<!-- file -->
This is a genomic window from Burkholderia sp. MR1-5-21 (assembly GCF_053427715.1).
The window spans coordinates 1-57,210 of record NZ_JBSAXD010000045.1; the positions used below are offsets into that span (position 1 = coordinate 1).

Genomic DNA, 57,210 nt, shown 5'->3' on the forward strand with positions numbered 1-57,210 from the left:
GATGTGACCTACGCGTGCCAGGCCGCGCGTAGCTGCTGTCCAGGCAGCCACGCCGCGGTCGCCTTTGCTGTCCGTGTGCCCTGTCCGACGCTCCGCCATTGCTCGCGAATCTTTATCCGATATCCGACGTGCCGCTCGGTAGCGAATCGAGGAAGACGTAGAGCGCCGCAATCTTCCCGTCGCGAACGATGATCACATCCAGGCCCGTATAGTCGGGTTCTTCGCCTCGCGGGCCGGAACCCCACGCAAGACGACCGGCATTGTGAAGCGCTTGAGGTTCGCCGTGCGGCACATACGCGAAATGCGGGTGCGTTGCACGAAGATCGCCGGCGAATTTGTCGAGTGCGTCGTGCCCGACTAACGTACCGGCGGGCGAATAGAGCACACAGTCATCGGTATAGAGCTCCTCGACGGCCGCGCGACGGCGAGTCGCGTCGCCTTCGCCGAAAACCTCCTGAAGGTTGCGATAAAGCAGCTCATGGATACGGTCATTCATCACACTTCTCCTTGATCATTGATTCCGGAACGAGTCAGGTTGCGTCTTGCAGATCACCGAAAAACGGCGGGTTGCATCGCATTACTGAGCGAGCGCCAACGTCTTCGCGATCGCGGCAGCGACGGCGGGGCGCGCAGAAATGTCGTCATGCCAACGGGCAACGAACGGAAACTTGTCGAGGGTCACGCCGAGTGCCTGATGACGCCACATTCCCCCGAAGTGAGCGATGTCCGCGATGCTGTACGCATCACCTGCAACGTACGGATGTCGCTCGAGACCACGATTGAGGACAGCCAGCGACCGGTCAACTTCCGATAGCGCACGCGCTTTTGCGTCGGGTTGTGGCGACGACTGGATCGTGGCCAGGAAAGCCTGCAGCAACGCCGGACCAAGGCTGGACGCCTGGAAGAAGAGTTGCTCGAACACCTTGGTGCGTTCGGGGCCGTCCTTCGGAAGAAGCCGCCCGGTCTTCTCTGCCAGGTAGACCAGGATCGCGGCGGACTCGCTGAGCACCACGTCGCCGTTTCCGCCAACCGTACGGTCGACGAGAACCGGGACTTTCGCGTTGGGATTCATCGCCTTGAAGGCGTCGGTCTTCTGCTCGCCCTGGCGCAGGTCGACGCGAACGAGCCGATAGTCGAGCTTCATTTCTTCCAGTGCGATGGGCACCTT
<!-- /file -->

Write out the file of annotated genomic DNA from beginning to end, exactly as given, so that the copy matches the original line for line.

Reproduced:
This is a genomic window from Burkholderia sp. MR1-5-21 (assembly GCF_053427715.1).
The window spans coordinates 1-57,210 of record NZ_JBSAXD010000045.1; the positions used below are offsets into that span (position 1 = coordinate 1).

Genomic DNA, 57,210 nt, shown 5'->3' on the forward strand with positions numbered 1-57,210 from the left:
GATGTGACCTACGCGTGCCAGGCCGCGCGTAGCTGCTGTCCAGGCAGCCACGCCGCGGTCGCCTTTGCTGTCCGTGTGCCCTGTCCGACGCTCCGCCATTGCTCGCGAATCTTTATCCGATATCCGACGTGCCGCTCGGTAGCGAATCGAGGAAGACGTAGAGCGCCGCAATCTTCCCGTCGCGAACGATGATCACATCCAGGCCCGTATAGTCGGGTTCTTCGCCTCGCGGGCCGGAACCCCACGCAAGACGACCGGCATTGTGAAGCGCTTGAGGTTCGCCGTGCGGCACATACGCGAAATGCGGGTGCGTTGCACGAAGATCGCCGGCGAATTTGTCGAGTGCGTCGTGCCCGACTAACGTACCGGCGGGCGAATAGAGCACACAGTCATCGGTATAGAGCTCCTCGACGGCCGCGCGACGGCGAGTCGCGTCGCCTTCGCCGAAAACCTCCTGAAGGTTGCGATAAAGCAGCTCATGGATACGGTCATTCATCACACTTCTCCTTGATCATTGATTCCGGAACGAGTCAGGTTGCGTCTTGCAGATCACCGAAAAACGGCGGGTTGCATCGCATTACTGAGCGAGCGCCAACGTCTTCGCGATCGCGGCAGCGACGGCGGGGCGCGCAGAAATGTCGTCATGCCAACGGGCAACGAACGGAAACTTGTCGAGGGTCACGCCGAGTGCCTGATGACGCCACATTCCCCCGAAGTGAGCGATGTCCGCGATGCTGTACGCATCACCTGCAACGTACGGATGTCGCTCGAGACCACGATTGAGGACAGCCAGCGACCGGTCAACTTCCGATAGCGCACGCGCTTTTGCGTCGGGTTGTGGCGACGACTGGATCGTGGCCAGGAAAGCCTGCAGCAACGCCGGACCAAGGCTGGACGCCTGGAAGAAGAGTTGCTCGAACACCTTGGTGCGTTCGGGGCCGTCCTTCGGAAGAAGCCGCCCGGTCTTCTCTGCCAGGTAGACCAGGATCGCGGCGGACTCGCTGAGCACCACGTCGCCGTTTCCGCCAACCGTACGGTCGACGAGAACCGGGACTTTCGCGTTGGGATTCATCGCCTTGAAGGCGTCGGTCTTCTGCTCGCCCTGGCGCAGGTCGACGCGAACGAGCCGATAGTCGAGCTTCATTTCTTCCAGTGCGATGGGCACCTT